Certain phrases have snaked their way into our personal and
professional discourse. Like seasonal allergies or cellulite, they appear and
are nearly impossible to cure. But unlike seasonal allergies or cellulite, most
people don’t notice their “linguistic tics.” Allergy or cellulite sufferers
fight their afflictions with everything they can afford; but those who have
fallen prey to senseless phrases are probably unaware and, even worse, don’t
see all the hoopla I’m about to make (if you call blogging about this a “hoopla”).

I’ve had a love affair with language as far back as I can recall, so I have a hard time just  ignoring these peculiar phrases that have become conventional. Here are just a  few conversational crimes on the top of my list:

  1. “You may or may not know this…” Well, that just about covers whether you have the “Intel,” doesn’t it? Some variation  of “may or may not” comes up a lot. “This may or may not be true.” Talk about covering your ass! “It may or may not happen.” I feel like I can make firm plans with that piece of information. “May or may not” is not helpful in any conversation—it says that everything is possible so it communicates nothing helpful.
  2. “Yeah, no…I’d love to go to the movies.” Which is it? Do you want to go or don’t you? “Yeah, no,” if you haven’t noticed, starts a lot of sentences these days—and not just among young people (anyone 25 years younger than me). People my age say it; people 10 years younger than me say it. Politicians, teachers, television interviewers, you name it; people are “yeah/no-ing” all over the  place. We live in a very confusing world, and now we are subconsciously confusing each other by saying both yes and no to each other. “Yeah, no, I really like you.” “Yeah, no, I finished my homework 2 hours ago.” “Yeah, no, I think a committee on government ethics is a good idea.”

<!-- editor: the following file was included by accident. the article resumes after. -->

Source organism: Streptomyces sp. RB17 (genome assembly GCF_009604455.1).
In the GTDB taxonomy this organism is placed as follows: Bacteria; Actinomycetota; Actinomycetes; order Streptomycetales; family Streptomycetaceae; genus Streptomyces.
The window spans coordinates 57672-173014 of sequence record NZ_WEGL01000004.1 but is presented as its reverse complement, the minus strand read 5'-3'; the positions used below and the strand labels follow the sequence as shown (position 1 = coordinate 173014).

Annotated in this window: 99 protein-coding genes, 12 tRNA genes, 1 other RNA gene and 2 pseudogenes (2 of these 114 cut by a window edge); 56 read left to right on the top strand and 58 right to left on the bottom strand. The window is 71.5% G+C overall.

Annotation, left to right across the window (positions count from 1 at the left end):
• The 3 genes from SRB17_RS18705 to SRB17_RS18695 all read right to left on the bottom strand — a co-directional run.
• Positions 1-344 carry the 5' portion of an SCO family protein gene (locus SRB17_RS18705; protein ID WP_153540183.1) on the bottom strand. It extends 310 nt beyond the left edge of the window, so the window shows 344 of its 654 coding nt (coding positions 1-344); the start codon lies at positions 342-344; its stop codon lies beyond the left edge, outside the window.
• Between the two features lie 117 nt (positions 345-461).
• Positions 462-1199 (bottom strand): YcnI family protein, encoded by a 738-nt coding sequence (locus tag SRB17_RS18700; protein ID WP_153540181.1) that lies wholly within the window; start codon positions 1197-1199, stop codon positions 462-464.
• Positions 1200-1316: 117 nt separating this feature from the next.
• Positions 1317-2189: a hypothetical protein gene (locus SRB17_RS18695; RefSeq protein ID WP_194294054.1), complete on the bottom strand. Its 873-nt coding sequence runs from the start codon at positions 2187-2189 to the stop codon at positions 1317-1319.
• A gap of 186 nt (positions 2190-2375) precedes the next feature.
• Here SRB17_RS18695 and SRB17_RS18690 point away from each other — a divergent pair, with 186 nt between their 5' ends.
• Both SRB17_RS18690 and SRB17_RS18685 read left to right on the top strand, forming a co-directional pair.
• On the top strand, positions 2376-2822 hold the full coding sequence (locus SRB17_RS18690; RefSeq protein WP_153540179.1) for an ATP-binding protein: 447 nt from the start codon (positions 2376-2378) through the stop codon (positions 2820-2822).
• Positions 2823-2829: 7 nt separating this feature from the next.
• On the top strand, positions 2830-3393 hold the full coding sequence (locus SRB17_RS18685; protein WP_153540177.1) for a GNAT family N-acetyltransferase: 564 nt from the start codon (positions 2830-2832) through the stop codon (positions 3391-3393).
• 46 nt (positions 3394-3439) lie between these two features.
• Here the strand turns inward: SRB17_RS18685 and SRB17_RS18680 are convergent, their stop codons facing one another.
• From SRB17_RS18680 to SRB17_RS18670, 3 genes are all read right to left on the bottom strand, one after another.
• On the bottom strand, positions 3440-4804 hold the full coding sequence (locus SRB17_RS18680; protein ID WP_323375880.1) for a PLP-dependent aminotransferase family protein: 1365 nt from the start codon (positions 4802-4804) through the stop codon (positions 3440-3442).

3. “To be honest with you…” or some variation on the theme is used by friends, family, sales people, and public figures of  all varieties (entertainment and political). Think about this one. You are having a conversation or listening to a speech. Then, you hear, “Well, to be honest with you …” What does that mean? “Listen up, I’m going to start telling you the truth now!”? What’s the point of saying “to be honest with you” unless you are finally shifting into honesty-mode after cruising along in dishonesty mode? I often reply, “Thanks for finally being honest.”

If you read these saw yourself in one or all of these things from time to time, join the club—it’s a gigantic one. Speech mannerisms emerge; sometimes they fade away. Remember “groovy”? Or “golly, gee, or that’s swell”?  Some are just fads—the linguistic equivalent of tube tops, which, I hear, are making a come-back—and some, to be honest with you, just malinger. Of course, you may or may not already know that…